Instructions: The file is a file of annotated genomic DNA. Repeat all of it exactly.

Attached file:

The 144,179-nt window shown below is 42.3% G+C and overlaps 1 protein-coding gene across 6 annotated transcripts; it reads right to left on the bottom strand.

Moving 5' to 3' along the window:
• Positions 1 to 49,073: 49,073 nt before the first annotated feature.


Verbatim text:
The 144,179-nt window shown below is 42.3% G+C and overlaps 1 protein-coding gene across 6 annotated transcripts; it reads right to left on the bottom strand.

Moving 5' to 3' along the window:
• Positions 1 to 49,073: 49,073 nt before the first annotated feature.